Only three years have passed since the last Splinter Cell game, Double Agent, took a bow and received the critical acclaim to which the series had become accustomed, but it feels a lot longer. After four releases in four years, the series' hiatus wasn't deliberate - Conviction had been scheduled for release in late 2007 - but after a mixed outing at the inaugural Ubidays that May, the game disappeared from radars amidst rumours the team had gone back to the drawing board.
All came good again at E3 in June, however, when the game was demoed during Microsoft's conference and recaptured everyone's imaginations. After playing the game ourselves recently, we sat down with production manager Andréane Meunier to talk about what happened after Ubidays and Ubisoft Montreal's continuing success with the sometimes-derided stealth genre.
Please note that this interview was conducted before the delay announced in July.
Eurogamer: The Splinter Cell: Conviction demo today is very different to the one we saw at Ubidays in 2007. How did you go from one to the other?
Andréane Meunier: We receive a lot of feedback, and we listen to those comments, and our main conclusion was that we strayed away from core Splinter Cell values and gameplay - light and shadow, all the gadgets. You couldn't feel you were playing a Splinter Cell any more and it didn't look like Splinter Cell, so a lot of people were very turned off by that idea. When we started working to build that back in, we felt that we had to rework part of the basis of the game in order to bring that back in. So we have the same technology, but we actually reworked most of the gameplay.
Eurogamer: It seems that like a lot of Ubisoft Montreal games, this one has principles that will be familiar to fans but also wants to expand to a broader audience.
Andréane Meunier: Exactly. We went back to putting a couple of things that we knew that worked and were very good with the brand, and then worked from there to add new stuff.
Eurogamer: Assassin's Creed and Splinter Cell both seemed to have similar crowd elements at the time. Was that also a factor?
Andréane Meunier: Yes and no. Because actually we felt that the game wasn't well received [at Ubidays] and some of the critics were actually saying that we were missing the gameplay, when we started having maybe a bit of trouble bringing back the core gameplay, and we saw the success that Assassin's was going to have, Ubisoft made the decision to say, 'look guys, take the time you need to do this game, we've got someone bringing in the money for the next year so we're okay, we won't ship a game that's not good, so go ahead and take the time to do it'. That took the pressure off us and allowed us to rework the core values that we wanted to bring out.
Eurogamer: Sam's using the Krav-Maga self-defence style employed by Mossad, the Israeli secret service. Why did you settle on that?
Andréane Meunier: Actually we realised that in the previous Splinter Cell it was mentioned that Sam had a training in that, and that was part of the back story he had, and we started looking into it in Montreal and the type of moves that it involves, and when we did that we found that a couple of well-known actors in Montreal were trained in Krav-Maga, so we brought them in and we mocapped them. So we were lucky to find both Krav-Maga and acting in the same persons.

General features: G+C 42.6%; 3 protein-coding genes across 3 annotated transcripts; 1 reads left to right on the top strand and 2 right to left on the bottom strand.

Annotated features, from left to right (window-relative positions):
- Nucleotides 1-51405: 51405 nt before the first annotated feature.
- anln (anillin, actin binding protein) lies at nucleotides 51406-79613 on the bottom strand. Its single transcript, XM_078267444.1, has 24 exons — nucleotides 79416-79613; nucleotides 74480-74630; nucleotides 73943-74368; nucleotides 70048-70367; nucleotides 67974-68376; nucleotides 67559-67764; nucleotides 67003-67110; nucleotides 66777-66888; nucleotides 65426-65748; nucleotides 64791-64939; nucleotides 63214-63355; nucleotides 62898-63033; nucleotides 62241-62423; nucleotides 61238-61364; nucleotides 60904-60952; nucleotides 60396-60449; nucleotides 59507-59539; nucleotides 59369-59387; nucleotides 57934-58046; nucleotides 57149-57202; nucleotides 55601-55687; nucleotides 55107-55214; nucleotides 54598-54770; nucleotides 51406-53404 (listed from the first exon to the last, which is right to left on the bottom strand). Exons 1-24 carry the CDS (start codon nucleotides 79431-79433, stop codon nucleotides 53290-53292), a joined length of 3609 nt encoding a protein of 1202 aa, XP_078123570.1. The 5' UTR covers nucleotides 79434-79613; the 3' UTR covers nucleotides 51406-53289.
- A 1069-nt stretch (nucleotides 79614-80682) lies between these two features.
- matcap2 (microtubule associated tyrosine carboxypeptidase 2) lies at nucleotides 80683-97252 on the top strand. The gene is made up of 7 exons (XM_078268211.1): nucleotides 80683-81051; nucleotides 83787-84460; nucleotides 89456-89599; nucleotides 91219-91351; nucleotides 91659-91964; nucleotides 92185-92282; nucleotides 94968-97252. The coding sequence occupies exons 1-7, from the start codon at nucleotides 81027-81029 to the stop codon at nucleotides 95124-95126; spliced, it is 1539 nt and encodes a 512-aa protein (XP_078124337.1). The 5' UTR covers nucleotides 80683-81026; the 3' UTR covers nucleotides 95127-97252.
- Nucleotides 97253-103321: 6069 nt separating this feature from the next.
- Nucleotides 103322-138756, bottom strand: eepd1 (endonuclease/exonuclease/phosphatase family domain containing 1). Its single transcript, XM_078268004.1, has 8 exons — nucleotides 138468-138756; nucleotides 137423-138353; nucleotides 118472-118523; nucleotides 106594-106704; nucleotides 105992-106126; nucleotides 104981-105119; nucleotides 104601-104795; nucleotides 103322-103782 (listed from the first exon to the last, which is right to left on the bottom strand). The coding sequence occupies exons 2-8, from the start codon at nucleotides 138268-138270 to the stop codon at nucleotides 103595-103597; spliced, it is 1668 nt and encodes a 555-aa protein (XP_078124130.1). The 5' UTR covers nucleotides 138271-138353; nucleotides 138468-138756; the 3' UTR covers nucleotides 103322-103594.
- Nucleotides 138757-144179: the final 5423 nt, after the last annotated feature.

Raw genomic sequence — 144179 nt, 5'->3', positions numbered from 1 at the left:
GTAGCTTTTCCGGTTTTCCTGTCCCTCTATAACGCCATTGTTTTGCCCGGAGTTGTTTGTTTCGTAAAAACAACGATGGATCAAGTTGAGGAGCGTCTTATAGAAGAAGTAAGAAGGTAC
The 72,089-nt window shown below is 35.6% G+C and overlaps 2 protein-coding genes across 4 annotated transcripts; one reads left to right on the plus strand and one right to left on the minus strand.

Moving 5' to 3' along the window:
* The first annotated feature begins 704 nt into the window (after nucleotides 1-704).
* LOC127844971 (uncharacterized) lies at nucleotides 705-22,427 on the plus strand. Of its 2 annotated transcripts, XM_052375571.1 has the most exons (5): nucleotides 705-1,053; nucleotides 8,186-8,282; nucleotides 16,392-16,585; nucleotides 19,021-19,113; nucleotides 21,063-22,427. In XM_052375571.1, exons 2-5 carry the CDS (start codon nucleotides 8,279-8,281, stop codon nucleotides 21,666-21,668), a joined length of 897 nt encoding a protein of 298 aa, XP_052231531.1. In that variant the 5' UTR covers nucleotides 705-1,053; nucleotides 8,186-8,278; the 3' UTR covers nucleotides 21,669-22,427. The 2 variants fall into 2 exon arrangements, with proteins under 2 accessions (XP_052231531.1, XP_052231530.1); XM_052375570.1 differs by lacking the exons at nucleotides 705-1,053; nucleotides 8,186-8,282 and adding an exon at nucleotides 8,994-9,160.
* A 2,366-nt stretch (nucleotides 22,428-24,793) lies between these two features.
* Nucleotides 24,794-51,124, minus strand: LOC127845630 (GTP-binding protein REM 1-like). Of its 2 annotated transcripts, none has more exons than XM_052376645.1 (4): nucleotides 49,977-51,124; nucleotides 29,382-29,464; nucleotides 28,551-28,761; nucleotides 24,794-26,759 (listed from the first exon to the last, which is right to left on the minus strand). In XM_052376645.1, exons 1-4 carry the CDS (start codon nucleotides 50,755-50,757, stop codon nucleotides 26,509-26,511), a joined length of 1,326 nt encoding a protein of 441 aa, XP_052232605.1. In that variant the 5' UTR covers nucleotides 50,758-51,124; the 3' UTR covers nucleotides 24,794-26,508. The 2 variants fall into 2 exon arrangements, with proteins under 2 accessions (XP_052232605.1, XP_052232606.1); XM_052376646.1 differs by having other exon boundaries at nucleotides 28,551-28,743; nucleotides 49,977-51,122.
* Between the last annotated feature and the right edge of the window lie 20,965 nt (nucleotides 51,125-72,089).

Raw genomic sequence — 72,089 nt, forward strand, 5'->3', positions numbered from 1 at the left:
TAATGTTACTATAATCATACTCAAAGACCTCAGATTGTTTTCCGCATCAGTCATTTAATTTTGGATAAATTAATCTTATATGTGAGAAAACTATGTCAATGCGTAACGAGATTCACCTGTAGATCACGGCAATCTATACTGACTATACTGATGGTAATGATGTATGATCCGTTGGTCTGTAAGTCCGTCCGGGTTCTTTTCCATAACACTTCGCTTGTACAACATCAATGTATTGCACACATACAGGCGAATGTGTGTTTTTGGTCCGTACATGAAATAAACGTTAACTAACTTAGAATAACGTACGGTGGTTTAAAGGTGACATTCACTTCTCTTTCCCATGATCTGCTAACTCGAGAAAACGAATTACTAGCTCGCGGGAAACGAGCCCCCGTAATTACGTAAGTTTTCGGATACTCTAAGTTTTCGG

Eurogamer: You're suggesting it's not easy to find people who are proficient in secret agent fighting styles to help you out?
Andréane Meunier: Exactly [smiles]. Fortunately we called the trainer and he said he had an actor, and then we saw who it was, and the guy did a lot of big productions in Quebec.
Eurogamer: You're still on the same formats as you were in 2007, but did the delay have a material impact on the technology too?
Andréane Meunier: Well, obviously what it does is it gives us what I call tools in the artist's hands, so we have more time on the programming side to develop rendering features, shaders, things like that, that allow us to give more wow in the hands of the artists, and then make maps that benefit from that.
Eurogamer: Stealth has declined somewhat as a genre over the past few years and is almost a derisory term nowadays - "Oh, there's a stealth section" - whereas you guys in Montreal seem to do rather well out of it between Splinter Cell and Assassin's Creed. What is it about stealth that still excites you?
Andréane Meunier: When you think about stealth in every day life, it appeals to everybody. We've all had sneaking around as kids and surprising somebody. Stealth is something I think people enjoy, and even if you watch movies about spies and infiltration or whatever, it's interesting that people like stealth. The way the gameplay was done, it was really constraining, and it was really hardcore: you do this or not, I'm going to slap your wrist if you do it that way. Maybe that's not the way people feel they should play stealth. Some people just say, 'oh, the stealth genre is dead' or is too hardcore, but we're saying no, there is a feeling that people want to play stealth, we just need to give them a way to play with it.
Eurogamer: The early stealth games had gone a certain way and people were following them down a cul-de-sac instead of thinking from first principles.
Andréane Meunier: Obviously if something works you try to copy and take advantage of it, but we're questioning ourselves and saying let's push this a bit further.
Eurogamer: How do you feel about the fact Eidos Montreal is doing Thief 4? Bit of competition there?
Andréane Meunier: Not really [laughs].
Eurogamer: I suppose they're only similar games in a superficial way.
Andréane Meunier: Yeah, and we do know people from the other studios in Montreal too, but Thief isn't coming out at the same time as we are, and we haven't heard anything about the gameplay, we've only heard that it's being produced.
Eurogamer: Yes. It's very stealthy of them, actually.